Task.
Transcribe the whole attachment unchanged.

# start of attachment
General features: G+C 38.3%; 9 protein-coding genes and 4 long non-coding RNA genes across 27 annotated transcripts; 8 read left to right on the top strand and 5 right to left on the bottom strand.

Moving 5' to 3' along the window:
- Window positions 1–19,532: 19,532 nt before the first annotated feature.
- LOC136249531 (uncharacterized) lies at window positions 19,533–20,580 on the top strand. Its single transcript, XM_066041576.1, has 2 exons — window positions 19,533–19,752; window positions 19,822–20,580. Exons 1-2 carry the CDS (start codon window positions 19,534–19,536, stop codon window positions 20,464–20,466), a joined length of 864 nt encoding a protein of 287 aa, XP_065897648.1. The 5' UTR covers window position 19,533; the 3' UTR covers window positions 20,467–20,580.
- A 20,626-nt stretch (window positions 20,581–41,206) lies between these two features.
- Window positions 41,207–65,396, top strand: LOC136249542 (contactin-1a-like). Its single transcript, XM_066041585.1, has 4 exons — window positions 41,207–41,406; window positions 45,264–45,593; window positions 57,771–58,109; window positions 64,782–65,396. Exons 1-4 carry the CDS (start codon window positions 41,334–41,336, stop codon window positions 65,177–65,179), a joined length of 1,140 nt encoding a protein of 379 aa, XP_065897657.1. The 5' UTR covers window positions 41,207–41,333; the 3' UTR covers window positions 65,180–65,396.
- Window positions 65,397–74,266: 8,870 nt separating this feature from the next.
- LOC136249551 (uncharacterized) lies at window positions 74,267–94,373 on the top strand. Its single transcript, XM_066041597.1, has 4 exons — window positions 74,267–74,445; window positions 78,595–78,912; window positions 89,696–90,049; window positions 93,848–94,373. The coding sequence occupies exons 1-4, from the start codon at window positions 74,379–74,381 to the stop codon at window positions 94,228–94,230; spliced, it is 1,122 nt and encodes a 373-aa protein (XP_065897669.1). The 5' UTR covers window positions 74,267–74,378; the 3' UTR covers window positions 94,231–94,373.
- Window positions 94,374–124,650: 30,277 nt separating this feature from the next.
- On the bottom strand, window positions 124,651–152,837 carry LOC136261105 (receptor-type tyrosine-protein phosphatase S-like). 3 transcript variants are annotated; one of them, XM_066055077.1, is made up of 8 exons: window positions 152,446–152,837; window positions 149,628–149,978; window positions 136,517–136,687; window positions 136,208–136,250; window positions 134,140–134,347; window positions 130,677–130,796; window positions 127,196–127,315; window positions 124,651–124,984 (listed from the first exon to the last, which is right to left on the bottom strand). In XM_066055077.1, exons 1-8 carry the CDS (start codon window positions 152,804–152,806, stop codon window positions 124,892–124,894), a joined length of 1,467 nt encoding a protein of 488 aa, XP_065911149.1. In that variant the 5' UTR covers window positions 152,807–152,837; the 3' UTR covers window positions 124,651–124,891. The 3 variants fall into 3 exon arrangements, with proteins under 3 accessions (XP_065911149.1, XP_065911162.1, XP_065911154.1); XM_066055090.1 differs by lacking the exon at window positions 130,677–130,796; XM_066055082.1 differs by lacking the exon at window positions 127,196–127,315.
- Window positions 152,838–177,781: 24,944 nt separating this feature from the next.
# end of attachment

General features: G+C 38.3%; 9 protein-coding genes and 4 long non-coding RNA genes across 27 annotated transcripts; 8 read left to right on the top strand and 5 right to left on the bottom strand.

Moving 5' to 3' along the window:
- Window positions 1–19,532: 19,532 nt before the first annotated feature.
- LOC136249531 (uncharacterized) lies at window positions 19,533–20,580 on the top strand. Its single transcript, XM_066041576.1, has 2 exons — window positions 19,533–19,752; window positions 19,822–20,580. Exons 1-2 carry the CDS (start codon window positions 19,534–19,536, stop codon window positions 20,464–20,466), a joined length of 864 nt encoding a protein of 287 aa, XP_065897648.1. The 5' UTR covers window position 19,533; the 3' UTR covers window positions 20,467–20,580.
- A 20,626-nt stretch (window positions 20,581–41,206) lies between these two features.
- Window positions 41,207–65,396, top strand: LOC136249542 (contactin-1a-like). Its single transcript, XM_066041585.1, has 4 exons — window positions 41,207–41,406; window positions 45,264–45,593; window positions 57,771–58,109; window positions 64,782–65,396. Exons 1-4 carry the CDS (start codon window positions 41,334–41,336, stop codon window positions 65,177–65,179), a joined length of 1,140 nt encoding a protein of 379 aa, XP_065897657.1. The 5' UTR covers window positions 41,207–41,333; the 3' UTR covers window positions 65,180–65,396.
- Window positions 65,397–74,266: 8,870 nt separating this feature from the next.
- LOC136249551 (uncharacterized) lies at window positions 74,267–94,373 on the top strand. Its single transcript, XM_066041597.1, has 4 exons — window positions 74,267–74,445; window positions 78,595–78,912; window positions 89,696–90,049; window positions 93,848–94,373. The coding sequence occupies exons 1-4, from the start codon at window positions 74,379–74,381 to the stop codon at window positions 94,228–94,230; spliced, it is 1,122 nt and encodes a 373-aa protein (XP_065897669.1). The 5' UTR covers window positions 74,267–74,378; the 3' UTR covers window positions 94,231–94,373.
- Window positions 94,374–124,650: 30,277 nt separating this feature from the next.
- On the bottom strand, window positions 124,651–152,837 carry LOC136261105 (receptor-type tyrosine-protein phosphatase S-like). 3 transcript variants are annotated; one of them, XM_066055077.1, is made up of 8 exons: window positions 152,446–152,837; window positions 149,628–149,978; window positions 136,517–136,687; window positions 136,208–136,250; window positions 134,140–134,347; window positions 130,677–130,796; window positions 127,196–127,315; window positions 124,651–124,984 (listed from the first exon to the last, which is right to left on the bottom strand). In XM_066055077.1, exons 1-8 carry the CDS (start codon window positions 152,804–152,806, stop codon window positions 124,892–124,894), a joined length of 1,467 nt encoding a protein of 488 aa, XP_065911149.1. In that variant the 5' UTR covers window positions 152,807–152,837; the 3' UTR covers window positions 124,651–124,891. The 3 variants fall into 3 exon arrangements, with proteins under 3 accessions (XP_065911149.1, XP_065911162.1, XP_065911154.1); XM_066055090.1 differs by lacking the exon at window positions 130,677–130,796; XM_066055082.1 differs by lacking the exon at window positions 127,196–127,315.
- Window positions 152,838–177,781: 24,944 nt separating this feature from the next.